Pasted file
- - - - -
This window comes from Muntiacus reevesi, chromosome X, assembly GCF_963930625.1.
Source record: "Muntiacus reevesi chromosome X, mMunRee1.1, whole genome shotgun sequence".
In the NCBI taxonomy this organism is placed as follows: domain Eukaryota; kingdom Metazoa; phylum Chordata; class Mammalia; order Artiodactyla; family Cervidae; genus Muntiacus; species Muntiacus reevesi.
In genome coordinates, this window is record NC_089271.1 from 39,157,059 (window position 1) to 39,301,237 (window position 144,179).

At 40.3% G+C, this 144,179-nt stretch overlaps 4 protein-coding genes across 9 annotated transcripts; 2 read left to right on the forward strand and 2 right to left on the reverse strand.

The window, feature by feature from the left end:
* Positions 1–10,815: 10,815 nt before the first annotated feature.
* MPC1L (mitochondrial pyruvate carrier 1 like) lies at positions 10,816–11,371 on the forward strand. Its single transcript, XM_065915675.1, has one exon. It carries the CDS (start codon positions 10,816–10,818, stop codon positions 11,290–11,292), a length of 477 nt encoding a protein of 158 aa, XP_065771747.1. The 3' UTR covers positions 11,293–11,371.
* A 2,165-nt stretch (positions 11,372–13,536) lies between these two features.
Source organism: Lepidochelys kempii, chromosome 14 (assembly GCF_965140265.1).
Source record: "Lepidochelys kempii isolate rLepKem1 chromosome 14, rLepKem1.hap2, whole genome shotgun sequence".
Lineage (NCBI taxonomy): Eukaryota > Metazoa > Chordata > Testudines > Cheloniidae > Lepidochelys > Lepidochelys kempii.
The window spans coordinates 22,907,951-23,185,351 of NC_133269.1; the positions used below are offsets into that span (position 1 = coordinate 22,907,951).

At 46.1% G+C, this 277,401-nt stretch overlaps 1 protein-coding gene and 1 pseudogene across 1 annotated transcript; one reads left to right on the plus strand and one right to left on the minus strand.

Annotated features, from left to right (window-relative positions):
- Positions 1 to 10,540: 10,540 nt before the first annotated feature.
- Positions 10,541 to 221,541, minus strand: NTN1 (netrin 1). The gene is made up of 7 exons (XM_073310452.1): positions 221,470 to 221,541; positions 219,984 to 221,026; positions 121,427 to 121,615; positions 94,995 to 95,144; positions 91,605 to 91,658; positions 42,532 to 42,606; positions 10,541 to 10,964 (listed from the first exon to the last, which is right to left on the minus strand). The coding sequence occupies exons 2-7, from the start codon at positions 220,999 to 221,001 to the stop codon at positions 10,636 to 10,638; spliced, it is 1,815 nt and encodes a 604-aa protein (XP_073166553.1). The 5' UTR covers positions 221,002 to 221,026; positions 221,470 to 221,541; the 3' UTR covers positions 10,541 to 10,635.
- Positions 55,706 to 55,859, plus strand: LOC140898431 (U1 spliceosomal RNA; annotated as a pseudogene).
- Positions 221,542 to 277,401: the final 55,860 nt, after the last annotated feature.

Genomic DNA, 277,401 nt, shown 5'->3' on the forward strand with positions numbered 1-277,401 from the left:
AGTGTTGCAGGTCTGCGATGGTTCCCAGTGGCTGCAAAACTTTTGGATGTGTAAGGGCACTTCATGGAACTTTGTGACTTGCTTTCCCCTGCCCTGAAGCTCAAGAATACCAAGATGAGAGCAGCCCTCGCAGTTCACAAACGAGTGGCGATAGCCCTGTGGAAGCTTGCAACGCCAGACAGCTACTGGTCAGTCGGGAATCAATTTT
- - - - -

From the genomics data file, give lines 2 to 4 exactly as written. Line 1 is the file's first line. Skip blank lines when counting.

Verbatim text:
Source record: "Muntiacus reevesi chromosome X, mMunRee1.1, whole genome shotgun sequence".
In the NCBI taxonomy this organism is placed as follows: domain Eukaryota; kingdom Metazoa; phylum Chordata; class Mammalia; order Artiodactyla; family Cervidae; genus Muntiacus; species Muntiacus reevesi.
In genome coordinates, this window is record NC_089271.1 from 39,157,059 (window position 1) to 39,301,237 (window position 144,179).